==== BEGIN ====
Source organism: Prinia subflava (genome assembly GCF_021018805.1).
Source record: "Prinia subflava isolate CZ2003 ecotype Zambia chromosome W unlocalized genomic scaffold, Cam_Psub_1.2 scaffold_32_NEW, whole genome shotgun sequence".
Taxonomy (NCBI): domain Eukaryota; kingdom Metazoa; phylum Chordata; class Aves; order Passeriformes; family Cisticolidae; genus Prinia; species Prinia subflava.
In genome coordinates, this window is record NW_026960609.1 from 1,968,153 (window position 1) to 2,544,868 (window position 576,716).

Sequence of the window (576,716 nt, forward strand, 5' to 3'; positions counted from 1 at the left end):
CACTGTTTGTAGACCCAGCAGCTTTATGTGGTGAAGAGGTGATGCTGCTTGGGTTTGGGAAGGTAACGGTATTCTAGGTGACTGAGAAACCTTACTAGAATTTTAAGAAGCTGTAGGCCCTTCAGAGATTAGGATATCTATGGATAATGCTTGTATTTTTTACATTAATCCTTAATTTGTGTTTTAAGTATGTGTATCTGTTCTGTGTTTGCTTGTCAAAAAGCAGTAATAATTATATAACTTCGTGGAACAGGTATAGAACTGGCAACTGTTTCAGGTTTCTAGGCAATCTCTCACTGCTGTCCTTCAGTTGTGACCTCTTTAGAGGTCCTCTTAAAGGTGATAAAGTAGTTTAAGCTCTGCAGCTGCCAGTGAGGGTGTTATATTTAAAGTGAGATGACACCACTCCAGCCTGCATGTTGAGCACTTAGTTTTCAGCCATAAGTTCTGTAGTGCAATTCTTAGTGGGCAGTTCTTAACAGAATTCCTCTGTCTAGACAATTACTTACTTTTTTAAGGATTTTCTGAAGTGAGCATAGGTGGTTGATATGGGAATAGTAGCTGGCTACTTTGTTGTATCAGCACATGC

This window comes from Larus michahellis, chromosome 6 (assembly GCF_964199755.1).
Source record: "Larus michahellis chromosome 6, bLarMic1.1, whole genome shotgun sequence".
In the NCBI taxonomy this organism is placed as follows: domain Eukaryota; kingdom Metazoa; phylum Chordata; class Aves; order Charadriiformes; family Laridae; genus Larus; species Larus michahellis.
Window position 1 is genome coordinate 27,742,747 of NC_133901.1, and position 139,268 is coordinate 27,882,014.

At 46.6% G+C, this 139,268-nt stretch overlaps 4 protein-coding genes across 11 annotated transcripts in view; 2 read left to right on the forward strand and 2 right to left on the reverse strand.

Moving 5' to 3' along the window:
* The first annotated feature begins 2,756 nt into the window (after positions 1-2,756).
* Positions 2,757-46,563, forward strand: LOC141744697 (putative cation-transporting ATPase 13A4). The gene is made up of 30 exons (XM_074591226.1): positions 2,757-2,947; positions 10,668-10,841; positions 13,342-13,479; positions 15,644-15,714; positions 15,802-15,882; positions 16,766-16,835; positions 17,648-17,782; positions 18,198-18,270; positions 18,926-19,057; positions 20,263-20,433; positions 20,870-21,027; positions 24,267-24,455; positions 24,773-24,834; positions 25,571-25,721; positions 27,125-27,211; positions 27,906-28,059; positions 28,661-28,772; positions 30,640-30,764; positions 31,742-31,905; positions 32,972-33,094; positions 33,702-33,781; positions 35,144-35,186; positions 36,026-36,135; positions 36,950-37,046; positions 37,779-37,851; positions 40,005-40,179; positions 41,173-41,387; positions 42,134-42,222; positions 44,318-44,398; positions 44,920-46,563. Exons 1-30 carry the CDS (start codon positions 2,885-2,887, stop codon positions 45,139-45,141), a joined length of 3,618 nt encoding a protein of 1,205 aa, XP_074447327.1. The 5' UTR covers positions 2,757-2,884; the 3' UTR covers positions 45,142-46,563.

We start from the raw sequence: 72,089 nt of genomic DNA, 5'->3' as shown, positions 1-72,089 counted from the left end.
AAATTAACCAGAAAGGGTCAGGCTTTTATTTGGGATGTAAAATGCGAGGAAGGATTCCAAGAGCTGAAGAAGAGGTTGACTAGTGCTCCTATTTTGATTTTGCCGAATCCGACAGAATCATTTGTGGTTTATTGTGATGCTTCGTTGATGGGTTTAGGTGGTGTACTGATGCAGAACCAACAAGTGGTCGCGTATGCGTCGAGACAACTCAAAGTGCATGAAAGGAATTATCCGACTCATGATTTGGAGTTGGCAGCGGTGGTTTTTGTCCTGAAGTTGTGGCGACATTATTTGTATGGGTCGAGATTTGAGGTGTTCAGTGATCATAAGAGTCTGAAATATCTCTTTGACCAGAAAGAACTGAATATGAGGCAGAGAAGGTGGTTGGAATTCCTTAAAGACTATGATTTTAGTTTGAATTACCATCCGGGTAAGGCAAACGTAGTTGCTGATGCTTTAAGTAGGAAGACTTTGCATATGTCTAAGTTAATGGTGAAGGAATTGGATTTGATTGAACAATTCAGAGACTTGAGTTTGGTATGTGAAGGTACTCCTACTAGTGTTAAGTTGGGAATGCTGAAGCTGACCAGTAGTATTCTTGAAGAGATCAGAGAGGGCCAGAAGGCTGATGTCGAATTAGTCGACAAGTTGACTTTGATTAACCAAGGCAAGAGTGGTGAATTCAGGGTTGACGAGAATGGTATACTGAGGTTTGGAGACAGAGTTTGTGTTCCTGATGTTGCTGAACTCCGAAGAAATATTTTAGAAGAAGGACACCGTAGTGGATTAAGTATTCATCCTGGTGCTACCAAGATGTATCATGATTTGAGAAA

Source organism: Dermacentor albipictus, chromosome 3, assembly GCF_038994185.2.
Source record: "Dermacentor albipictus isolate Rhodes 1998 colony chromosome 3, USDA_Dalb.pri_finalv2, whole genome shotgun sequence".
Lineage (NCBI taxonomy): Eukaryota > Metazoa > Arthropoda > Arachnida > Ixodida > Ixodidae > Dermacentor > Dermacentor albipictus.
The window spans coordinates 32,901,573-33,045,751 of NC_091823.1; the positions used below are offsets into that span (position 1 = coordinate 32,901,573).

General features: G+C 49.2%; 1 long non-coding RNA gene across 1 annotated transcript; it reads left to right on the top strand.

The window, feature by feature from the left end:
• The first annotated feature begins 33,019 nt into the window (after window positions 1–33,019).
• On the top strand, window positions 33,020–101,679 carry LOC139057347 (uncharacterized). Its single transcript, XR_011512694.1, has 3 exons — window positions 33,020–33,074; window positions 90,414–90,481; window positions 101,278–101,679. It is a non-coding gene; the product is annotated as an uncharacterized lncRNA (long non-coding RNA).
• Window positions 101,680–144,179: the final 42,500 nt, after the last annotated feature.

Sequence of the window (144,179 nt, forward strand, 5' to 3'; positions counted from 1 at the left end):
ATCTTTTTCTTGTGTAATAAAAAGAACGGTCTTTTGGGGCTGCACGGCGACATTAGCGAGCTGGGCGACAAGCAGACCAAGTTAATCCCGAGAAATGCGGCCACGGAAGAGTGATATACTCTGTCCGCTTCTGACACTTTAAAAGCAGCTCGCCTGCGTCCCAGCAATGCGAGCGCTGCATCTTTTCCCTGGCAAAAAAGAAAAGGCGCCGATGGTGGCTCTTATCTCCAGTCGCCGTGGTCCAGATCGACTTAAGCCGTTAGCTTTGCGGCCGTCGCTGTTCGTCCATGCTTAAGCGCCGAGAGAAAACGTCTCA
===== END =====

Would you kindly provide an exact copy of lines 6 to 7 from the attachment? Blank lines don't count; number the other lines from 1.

CACTGTTTGTAGACCCAGCAGCTTTATGTGGTGAAGAGGTGATGCTGCTTGGGTTTGGGAAGGTAACGGTATTCTAGGTGACTGAGAAACCTTACTAGAATTTTAAGAAGCTGTAGGCCCTTCAGAGATTAGGATATCTATGGATAATGCTTGTATTTTTTACATTAATCCTTAATTTGTGTTTTAAGTATGTGTATCTGTTCTGTGTTTGCTTGTCAAAAAGCAGTAATAATTATATAACTTCGTGGAACAGGTATAGAACTGGCAACTGTTTCAGGTTTCTAGGCAATCTCTCACTGCTGTCCTTCAGTTGTGACCTCTTTAGAGGTCCTCTTAAAGGTGATAAAGTAGTTTAAGCTCTGCAGCTGCCAGTGAGGGTGTTATATTTAAAGTGAGATGACACCACTCCAGCCTGCATGTTGAGCACTTAGTTTTCAGCCATAAGTTCTGTAGTGCAATTCTTAGTGGGCAGTTCTTAACAGAATTCCTCTGTCTAGACAATTACTTACTTTTTTAAGGATTTTCTGAAGTGAGCATAGGTGGTTGATATGGGAATAGTAGCTGGCTACTTTGTTGTATCAGCACATGC

This window comes from Larus michahellis, chromosome 6 (assembly GCF_964199755.1).